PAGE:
After escaping a group featuring the reigning champions, Manchester City may have been hoping for an easier assignment in the Round of 16. Well, Lady Luck stuck one firm finger up in the direction of those hopes and instead made life just about as tough as it can be for City.
It’s Barcelona in what is a mouth-watering tie, but one that doesn’t inspire a huge amount of optimism if you’re on the side of the Citizens. It’s their first game in the knock-out stages of the Champions League and it doesn’t get much tougher than this. Having never played Barcelona in a competitive in match, they don’t even have a vague historical basis on which to build some irrational optimism.
However, having spent just under a decade in La Liga, Manuel Pellegrini has substantially more experience of facing the Catalan side than the club he now manages. During spells with Villarreal, Real Madrid and Malaga, he got to do battle with Barca more than most. Not always with great success.
But does this experience improve City’s chances of upsetting the Spanish giants? Does Pellegrini somehow have the magic elixir which can undo the Blaugrana? The Paddy Power Blog has delved into the history books to examine Pellegrini’s overall record against Barcelona and come up with a conclusive answer – maybe.
First and foremost, Pellegrini has enjoyed success against Barca in the past. He has notched up a few wins and like Kerry Katona with a kebab, no-one can take it away from him. But overall, it’s a mixed bag with reasons for fans to harbour either deluded over-confidence or go hiding behind the sofa – depending on how they feel.
In short, Pellegrini has:
- won 18.2% of his games against Barcelona
- lost 14 of his 22 matches against them
- failed to beat them in his last 12 attempts (D2 L10)
On one hand, there is cause for hope. The manager’s record suggests he knows how to beat Barcelona. On the other hand, the record only suggests genuine hope if he has a time machine all set to go back to the 2007/08 season when they were whimpering their way to the end of the Ronaldinho and Rijkaard era, before they became Messi and Guardiola’s providers of football porn.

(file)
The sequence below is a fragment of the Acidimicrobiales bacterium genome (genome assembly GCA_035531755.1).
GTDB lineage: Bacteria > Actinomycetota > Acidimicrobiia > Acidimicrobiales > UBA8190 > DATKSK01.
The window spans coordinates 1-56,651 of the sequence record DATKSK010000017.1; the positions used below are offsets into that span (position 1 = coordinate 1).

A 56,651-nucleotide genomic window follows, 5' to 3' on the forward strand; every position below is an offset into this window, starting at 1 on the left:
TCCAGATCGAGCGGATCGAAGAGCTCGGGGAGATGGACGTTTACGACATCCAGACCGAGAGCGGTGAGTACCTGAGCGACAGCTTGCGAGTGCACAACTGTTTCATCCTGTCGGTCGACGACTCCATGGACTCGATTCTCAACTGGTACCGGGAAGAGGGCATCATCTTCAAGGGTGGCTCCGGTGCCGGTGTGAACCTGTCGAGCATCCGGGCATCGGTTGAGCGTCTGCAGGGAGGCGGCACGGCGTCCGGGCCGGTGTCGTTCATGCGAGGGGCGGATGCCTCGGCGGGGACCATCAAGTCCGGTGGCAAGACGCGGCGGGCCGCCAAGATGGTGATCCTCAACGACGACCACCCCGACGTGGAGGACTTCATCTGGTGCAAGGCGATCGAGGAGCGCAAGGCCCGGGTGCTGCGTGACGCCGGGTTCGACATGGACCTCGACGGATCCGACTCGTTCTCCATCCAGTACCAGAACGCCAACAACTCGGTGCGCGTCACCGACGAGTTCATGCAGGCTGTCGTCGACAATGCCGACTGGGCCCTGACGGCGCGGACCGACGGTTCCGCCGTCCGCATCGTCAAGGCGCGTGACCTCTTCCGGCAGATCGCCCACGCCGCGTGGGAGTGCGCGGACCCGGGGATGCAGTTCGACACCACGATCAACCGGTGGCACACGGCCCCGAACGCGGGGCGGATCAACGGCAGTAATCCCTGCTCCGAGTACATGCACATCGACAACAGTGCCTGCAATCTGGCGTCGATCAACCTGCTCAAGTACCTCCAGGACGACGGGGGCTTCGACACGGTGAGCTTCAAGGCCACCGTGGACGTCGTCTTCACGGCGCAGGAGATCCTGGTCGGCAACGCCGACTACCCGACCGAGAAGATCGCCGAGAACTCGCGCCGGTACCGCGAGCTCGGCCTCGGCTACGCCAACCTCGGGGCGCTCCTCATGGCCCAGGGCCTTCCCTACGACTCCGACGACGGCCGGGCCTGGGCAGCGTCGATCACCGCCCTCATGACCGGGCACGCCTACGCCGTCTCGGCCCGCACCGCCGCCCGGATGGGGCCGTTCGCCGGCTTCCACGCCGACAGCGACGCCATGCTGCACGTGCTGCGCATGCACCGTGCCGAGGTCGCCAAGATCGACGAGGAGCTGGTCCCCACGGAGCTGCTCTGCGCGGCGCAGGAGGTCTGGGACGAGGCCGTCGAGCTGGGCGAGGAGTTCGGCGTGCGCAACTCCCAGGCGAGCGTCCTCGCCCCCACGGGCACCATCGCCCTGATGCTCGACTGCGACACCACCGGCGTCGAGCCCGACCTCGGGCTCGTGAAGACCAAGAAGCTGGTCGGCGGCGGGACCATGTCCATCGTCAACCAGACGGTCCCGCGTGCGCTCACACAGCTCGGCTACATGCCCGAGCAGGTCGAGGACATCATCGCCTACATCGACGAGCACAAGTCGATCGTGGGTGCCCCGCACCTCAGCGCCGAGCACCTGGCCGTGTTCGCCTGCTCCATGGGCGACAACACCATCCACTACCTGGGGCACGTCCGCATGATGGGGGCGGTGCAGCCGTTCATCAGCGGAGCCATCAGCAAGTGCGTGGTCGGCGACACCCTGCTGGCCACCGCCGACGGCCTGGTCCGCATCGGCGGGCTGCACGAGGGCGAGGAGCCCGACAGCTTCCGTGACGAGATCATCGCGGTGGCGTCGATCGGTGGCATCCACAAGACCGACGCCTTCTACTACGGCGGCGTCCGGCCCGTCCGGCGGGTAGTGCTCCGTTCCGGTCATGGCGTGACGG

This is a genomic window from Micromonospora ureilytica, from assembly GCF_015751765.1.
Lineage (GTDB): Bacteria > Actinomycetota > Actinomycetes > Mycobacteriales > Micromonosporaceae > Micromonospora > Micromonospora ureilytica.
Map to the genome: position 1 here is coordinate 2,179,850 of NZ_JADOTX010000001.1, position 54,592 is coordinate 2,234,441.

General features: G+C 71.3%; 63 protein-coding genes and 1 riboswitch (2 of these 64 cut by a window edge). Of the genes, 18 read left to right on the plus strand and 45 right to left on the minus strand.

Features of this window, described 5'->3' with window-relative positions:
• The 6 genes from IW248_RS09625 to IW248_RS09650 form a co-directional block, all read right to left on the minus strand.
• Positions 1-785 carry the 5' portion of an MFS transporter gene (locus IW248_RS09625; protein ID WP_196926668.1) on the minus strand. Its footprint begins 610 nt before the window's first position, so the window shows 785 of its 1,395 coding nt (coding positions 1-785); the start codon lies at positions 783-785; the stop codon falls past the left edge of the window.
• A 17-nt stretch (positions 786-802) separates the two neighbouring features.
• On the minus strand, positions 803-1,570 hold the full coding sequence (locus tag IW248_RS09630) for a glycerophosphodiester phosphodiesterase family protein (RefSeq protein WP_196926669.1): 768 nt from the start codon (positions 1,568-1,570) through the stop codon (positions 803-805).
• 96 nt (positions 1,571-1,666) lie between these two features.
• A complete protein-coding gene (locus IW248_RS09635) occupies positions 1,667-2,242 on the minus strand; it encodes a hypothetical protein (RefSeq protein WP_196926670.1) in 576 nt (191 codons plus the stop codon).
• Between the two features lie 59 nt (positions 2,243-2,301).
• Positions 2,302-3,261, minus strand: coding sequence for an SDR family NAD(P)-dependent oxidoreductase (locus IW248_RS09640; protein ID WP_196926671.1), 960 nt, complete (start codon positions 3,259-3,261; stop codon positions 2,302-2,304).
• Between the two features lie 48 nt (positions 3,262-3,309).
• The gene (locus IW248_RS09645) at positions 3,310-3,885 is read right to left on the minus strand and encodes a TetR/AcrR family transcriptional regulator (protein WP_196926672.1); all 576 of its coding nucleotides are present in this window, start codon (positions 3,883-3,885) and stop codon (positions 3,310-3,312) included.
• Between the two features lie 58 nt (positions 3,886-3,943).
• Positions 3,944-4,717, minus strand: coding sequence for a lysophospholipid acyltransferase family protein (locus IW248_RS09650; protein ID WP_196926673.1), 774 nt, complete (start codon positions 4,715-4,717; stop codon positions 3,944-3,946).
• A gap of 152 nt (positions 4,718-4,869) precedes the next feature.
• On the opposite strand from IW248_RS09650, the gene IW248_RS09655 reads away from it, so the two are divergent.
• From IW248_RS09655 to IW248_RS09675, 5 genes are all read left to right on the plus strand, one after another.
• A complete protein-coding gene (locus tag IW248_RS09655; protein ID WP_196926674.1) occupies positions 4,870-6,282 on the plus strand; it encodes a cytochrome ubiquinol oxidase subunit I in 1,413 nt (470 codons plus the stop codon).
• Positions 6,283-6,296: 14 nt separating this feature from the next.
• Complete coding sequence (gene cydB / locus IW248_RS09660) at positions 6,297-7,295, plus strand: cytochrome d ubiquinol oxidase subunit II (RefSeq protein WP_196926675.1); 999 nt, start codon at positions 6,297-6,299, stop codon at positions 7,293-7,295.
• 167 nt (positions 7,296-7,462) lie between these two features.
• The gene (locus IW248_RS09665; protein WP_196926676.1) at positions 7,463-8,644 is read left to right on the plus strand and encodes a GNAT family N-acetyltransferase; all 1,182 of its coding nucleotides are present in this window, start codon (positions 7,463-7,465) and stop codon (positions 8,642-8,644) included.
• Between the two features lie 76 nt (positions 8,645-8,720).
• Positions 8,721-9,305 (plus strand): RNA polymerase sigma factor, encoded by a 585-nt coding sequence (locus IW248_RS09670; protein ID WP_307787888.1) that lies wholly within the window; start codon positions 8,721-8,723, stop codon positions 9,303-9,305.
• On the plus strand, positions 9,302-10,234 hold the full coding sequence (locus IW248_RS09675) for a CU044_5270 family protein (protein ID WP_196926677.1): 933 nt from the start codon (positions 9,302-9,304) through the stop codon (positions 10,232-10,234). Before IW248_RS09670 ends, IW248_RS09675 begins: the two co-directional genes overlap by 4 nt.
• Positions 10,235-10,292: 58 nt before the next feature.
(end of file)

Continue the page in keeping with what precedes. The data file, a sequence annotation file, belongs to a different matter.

During his five seasons with Villarreal, the Engineer masterminded four wins, three draws and five defeats against Barcelona, including a resounding 3-0 victory the first time he faced them and a win at the Camp Nou. As records against Barca go, that’s pretty good.
As ever, there are mitigating circumstances – namely that this period was pretty much the high point of Villarreal’s history in contrast to a comparatively low period in their recent history – and in the case of Barca, ‘not beating everyone 6-0 each week’ kind of constitutes a low period.
Since leaving the Yellow Submarine however, the record has looked less promising. During his one season in charge of Real Madrid, he suffered two El Clasico defeats from two attempts, failing to score a goal. Despite amassing the most points not to win a La Liga title with 96 points (Barca had 99), Pellegrini was booted out the door.
He resurfaced in Malaga, which was the ideal preparation for spending vast sums of Petro-dollars. In Andalusia, his labours continued. Despite the resources at his disposal, he failed to beat Barca and shipped some heavy defeats in the process. They conceded four goals in five of those eight games Admittedly, this was at a time when Barca were playing some of the best football the world has ever seen, but one draw and plenty of hammerings from eight games is still a disappointing return.
There are valid reasons to think it can be different with City though. Since arriving last summer, he has brought in the players he wants and instituted his style on the team, something he couldn’t manage in the overly knee-jerk pressure cauldron of the Bernabau.
He doesn’t seem to have an implicit know-how of how to beat Barca, but he does have a load of top quality players. That could come in pretty handy too.